Member

    I have me duelling banjos waiting for them pigface 8)

    Premier Icon zilog6128
    Subscriber

    Think you may have missed the point of MRT entirely.

    Probably. I live near the coast not the mountains. Do MRT volunteers actually moan about being called out though, or do they enjoy it (if only for the challenge?)

    Premier Icon teamhurtmore
    Subscriber

    I used to dream of being a good enough climber to be in the MRT! Imagine working with the great Hamish MacInnes. The staff at the old Climbers Shop/Frank Davies (in the days of just them and the small original John Gaynor/s in A’side) were part of the Langdale MRT and I held them in awe.

    OP, no BTW!

    Berm Bandit
    Member

    Personally, I think it would be perfectly reasonable to render an invoice for the service. Up to the individual how to cover/cope with that, certainly insurance may well be one way that would work for many. Ultimately if it made people stop and think for a moment before thoughtlessly or needlessly putting themselves in harms way it would be a good thing.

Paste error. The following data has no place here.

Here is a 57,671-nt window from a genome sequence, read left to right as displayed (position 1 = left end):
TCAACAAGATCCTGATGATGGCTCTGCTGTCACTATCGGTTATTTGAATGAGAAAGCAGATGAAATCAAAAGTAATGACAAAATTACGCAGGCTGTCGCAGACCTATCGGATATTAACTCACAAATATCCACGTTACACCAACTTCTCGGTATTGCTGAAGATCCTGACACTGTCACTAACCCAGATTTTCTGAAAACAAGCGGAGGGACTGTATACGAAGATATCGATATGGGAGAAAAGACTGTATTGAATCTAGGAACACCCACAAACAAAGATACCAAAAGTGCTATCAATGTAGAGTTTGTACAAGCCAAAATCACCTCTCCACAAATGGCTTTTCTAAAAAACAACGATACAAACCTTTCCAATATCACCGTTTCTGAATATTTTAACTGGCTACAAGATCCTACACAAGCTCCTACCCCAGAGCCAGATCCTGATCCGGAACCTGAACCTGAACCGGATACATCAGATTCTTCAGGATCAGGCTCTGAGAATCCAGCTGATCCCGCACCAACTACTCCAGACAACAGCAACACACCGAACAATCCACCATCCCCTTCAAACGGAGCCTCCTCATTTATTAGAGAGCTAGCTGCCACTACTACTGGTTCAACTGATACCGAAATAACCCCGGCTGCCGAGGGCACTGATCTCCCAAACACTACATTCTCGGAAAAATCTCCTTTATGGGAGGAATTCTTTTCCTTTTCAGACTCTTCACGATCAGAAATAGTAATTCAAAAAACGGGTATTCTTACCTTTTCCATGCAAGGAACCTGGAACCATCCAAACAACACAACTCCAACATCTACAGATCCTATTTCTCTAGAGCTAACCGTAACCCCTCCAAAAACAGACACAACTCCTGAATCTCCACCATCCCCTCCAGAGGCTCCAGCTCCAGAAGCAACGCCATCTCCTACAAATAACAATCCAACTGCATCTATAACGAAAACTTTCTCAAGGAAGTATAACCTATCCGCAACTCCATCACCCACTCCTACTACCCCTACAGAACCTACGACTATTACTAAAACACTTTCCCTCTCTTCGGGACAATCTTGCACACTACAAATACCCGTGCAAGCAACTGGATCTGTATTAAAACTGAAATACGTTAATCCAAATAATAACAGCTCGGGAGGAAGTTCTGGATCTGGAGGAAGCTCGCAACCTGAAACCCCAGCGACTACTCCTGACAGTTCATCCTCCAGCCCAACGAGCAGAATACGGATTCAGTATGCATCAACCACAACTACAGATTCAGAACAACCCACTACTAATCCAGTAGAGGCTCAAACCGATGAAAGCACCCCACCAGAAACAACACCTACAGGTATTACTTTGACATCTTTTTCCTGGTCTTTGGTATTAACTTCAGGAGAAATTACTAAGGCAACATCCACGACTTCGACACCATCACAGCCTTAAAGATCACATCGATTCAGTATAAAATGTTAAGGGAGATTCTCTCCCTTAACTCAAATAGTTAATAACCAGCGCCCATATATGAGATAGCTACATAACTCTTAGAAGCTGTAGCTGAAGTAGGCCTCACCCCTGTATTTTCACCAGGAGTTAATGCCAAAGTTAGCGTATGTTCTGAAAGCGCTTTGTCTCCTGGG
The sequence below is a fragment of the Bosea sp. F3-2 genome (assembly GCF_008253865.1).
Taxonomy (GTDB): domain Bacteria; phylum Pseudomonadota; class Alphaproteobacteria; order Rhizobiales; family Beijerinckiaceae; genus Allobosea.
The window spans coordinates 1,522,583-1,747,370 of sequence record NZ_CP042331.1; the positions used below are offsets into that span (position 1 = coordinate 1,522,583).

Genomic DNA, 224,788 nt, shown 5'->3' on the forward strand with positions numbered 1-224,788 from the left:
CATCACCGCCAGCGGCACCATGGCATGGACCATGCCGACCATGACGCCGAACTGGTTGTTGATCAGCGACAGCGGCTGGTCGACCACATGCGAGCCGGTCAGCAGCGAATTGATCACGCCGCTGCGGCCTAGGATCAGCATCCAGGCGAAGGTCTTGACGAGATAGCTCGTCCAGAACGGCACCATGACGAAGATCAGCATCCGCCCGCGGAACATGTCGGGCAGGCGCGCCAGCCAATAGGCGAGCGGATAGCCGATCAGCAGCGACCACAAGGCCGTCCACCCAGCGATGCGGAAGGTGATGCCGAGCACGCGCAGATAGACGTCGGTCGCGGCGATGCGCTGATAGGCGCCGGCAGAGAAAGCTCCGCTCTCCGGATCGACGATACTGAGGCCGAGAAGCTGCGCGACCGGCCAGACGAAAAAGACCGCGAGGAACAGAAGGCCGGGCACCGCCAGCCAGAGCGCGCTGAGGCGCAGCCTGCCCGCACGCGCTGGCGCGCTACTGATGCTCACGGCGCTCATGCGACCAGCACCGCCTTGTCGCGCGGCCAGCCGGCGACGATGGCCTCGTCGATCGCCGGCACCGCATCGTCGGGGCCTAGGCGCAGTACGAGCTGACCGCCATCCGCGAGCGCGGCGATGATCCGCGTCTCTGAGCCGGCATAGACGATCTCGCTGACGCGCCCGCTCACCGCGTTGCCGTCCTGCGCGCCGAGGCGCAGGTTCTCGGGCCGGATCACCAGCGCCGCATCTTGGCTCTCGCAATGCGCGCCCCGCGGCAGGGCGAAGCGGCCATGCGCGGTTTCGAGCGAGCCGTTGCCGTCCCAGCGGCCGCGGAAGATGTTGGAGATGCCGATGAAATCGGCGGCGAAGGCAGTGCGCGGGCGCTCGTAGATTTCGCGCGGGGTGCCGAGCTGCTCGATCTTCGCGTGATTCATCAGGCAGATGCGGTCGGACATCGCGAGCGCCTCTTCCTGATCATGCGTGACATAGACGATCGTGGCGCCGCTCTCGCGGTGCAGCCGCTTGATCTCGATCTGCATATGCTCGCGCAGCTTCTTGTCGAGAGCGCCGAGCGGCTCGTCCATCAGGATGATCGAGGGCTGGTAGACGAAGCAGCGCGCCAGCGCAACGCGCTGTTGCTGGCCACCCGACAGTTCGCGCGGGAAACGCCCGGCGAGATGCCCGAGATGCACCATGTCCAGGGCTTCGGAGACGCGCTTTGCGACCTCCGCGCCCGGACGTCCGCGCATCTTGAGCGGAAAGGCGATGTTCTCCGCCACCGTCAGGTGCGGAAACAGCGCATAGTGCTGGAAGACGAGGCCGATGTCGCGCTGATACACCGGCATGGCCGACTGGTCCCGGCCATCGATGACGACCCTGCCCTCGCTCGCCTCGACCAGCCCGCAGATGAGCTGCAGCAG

iolo
    Member

    Isn’t it about time we were all insured to go to the hills or bike?
    None of us would dare go to the Alps, Canada or anywhere else without some kind of cover but expect it to be free here.
    This story
    and this story
    are typical examples.
    I just think these helpers should be appreciated financially for the work they do.

    peterfile
    Member

    Imagine working with the great Hamish MacInnes.

    I sit at the next table to the legend often on a Sunday morning. A group of locals (including a friend of mine) meet regularly for breakfast, we tend to join later and listen to the subdued conversations. True gentleman 🙂

    Really horrible idea that anyone should have to pay to use the countryside. At what point would the insurance become a necessity; on a footpath, the minute you touch a rock, above a given altitude, below a certain temperature, above a given incline, when you enter a national park (who’s ever needed rescuing from the new forest)?